KELLY: Right.

KILMEADE: He cleans the cleats for everybody he hangs out. But the thing is you can't use the lord's name in vein. You can't curse your snap...


KELLY: Why not if the environment doesn't have to adjust to the child. The child in a situation like that has to adjust in the environment.

KILMEADE: Do you think a 14-year-old should be hanging out with 25 and 35-year-olds? Do you think he should be in the pro locker room environment? My feeling is...

KELLY: It's up to his dad.

KILMEADE: Everyday kids...


KELLY: His dad get to make that call, not me.

KILMEADE: Yes. But the management and employees' dad. And the message to...


KELLY: You make a good point. There could be legal problems.

KILMEADE: Yes. It could.

KELLY: All right. I have to get to the happy story before we go.


KELLY: The dog who lived against all odds.

KILMEADE: The name of the dog is Luna, he is two miles off the shore and he's on a fishing boat, a commercial boat with Nick Haworth, who happens to be his master bottom for I don't know how much money. He's a German shepherd. He falls off the boat, he's gone. It's night, they can't find him. They think he's dead.

However, the owner thinks he'd find a way to survive because he's in great shape. It turns out he swim somehow two miles to the San Clemente Island shore and stayed there for five weeks.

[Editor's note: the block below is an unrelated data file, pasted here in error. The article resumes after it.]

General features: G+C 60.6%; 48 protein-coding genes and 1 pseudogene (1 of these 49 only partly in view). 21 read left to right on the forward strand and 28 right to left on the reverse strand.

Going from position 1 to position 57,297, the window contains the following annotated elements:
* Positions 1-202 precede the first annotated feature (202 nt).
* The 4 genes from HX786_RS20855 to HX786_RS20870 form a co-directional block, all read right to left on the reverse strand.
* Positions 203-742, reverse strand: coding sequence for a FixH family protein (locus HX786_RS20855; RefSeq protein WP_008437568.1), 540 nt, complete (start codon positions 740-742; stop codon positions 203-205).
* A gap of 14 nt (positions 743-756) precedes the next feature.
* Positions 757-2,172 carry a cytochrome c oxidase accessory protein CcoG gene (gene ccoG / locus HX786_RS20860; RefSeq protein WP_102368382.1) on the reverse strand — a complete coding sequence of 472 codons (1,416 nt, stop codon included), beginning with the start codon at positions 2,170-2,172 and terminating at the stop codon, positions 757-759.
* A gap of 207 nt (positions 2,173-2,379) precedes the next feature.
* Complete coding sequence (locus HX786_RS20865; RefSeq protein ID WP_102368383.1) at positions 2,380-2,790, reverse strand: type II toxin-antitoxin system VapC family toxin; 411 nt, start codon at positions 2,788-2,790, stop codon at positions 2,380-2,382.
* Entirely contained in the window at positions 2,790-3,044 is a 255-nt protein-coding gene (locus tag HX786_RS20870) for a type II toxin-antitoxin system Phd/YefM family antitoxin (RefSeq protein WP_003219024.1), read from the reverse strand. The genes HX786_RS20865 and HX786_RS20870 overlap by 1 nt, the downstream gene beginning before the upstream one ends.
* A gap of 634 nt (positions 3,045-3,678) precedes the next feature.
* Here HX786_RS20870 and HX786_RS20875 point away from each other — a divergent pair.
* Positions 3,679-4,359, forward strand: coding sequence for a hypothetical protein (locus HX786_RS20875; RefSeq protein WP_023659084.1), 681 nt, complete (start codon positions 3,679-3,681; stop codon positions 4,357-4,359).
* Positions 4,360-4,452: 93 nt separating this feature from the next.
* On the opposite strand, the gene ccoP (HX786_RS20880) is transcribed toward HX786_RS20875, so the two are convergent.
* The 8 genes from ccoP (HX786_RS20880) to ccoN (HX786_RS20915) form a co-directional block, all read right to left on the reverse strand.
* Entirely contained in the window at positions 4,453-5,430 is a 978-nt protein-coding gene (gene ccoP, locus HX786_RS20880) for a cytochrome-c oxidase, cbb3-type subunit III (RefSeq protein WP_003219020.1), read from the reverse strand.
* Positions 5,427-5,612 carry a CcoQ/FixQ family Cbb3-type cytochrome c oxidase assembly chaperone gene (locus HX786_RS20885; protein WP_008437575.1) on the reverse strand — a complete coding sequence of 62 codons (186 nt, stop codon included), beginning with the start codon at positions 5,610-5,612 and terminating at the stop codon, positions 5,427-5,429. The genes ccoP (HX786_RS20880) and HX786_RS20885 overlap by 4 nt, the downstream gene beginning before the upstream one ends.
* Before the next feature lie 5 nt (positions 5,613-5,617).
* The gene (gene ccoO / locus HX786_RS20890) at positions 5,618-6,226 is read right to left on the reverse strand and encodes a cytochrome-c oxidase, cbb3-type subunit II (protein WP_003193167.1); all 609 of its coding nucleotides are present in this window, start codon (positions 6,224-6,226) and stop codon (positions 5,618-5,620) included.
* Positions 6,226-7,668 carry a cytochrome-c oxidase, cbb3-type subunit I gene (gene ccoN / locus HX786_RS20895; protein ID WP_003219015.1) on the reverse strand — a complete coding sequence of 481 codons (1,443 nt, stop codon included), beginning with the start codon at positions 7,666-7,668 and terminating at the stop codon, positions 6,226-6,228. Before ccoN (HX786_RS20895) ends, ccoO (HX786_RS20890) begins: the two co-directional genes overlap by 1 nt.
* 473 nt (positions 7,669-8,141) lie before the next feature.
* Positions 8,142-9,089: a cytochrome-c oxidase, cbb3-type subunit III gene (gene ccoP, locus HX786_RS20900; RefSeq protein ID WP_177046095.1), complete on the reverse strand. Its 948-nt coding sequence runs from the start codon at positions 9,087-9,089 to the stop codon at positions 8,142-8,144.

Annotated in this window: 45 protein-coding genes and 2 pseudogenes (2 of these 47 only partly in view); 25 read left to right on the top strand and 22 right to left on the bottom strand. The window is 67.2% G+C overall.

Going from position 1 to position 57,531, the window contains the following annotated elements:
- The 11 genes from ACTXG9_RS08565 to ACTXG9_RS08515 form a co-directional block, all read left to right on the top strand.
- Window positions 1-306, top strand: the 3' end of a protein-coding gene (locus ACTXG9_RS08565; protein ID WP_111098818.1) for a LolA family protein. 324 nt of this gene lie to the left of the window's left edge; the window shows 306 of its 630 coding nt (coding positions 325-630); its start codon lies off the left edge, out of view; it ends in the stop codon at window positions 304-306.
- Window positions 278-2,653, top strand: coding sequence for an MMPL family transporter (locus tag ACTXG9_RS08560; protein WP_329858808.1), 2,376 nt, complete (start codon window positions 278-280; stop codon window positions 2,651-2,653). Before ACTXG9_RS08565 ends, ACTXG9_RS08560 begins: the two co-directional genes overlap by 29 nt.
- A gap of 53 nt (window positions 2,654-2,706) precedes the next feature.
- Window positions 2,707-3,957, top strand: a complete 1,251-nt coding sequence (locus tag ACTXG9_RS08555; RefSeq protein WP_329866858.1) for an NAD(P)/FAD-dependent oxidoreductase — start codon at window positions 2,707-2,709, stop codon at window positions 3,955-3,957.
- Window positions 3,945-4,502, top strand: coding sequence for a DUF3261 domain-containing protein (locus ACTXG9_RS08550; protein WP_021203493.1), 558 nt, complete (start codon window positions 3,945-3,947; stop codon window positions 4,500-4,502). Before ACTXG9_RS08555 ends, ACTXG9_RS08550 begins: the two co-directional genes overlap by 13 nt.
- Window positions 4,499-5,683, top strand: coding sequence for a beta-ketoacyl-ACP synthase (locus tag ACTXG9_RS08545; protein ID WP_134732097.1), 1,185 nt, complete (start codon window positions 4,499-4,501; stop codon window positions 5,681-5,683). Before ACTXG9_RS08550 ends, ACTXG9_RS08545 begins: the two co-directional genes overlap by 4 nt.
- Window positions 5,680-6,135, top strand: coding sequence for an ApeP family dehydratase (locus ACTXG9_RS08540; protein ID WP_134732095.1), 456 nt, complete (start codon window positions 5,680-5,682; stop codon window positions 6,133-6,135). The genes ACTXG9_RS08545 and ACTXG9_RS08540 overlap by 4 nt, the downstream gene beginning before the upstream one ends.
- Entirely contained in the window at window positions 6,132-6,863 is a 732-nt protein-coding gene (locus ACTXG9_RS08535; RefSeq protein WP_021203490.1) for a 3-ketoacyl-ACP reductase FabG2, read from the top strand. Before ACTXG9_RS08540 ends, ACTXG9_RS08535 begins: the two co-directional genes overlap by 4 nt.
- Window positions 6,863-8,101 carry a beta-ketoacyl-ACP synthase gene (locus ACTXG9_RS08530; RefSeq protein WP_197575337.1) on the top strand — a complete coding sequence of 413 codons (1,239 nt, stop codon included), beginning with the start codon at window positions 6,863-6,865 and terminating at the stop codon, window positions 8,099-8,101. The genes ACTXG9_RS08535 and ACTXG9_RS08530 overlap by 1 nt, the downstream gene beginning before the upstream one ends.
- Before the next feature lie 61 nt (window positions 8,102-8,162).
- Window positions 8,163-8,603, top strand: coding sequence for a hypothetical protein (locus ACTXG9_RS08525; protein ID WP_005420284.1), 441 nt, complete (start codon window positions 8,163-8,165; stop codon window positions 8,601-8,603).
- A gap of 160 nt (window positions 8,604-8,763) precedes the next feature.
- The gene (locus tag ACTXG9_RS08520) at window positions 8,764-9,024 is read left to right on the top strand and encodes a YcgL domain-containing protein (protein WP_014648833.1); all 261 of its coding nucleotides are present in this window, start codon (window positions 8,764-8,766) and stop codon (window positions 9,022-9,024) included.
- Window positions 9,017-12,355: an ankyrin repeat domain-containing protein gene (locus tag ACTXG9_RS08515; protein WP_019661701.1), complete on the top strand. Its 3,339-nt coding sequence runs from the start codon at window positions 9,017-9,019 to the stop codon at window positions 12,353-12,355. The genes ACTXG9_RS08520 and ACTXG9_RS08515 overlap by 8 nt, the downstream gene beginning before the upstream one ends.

We think he...


KILMEADE: We think he -- is their clapping allowed?

KELLY: How did they found him?


KILMEADE: People are clapping...

KELLY: You have 10 seconds to tell us how they found him.

KILMEADE: They found him sit thing on the side of the road. He must have ate a lot of mice.

KELLY: And Brian had something big tomorrow. I'm going to tell you about it after the break.

KILMEADE: I'm just -- I can't talk. There's no time.

KELLY: Don't go away


KELLY: Happy St. Patrick's Day. It's the holiday when all of us, including yours truly, can be proud of our Irish heritage. Even if we aren't Irish at all. But did you ever wonder where the traditions of parades, and beer, corn beef and cabbage come from?

Our chief leprechaun correspondent Trace Gallagher volunteered to find out. He started with the beer. Trace?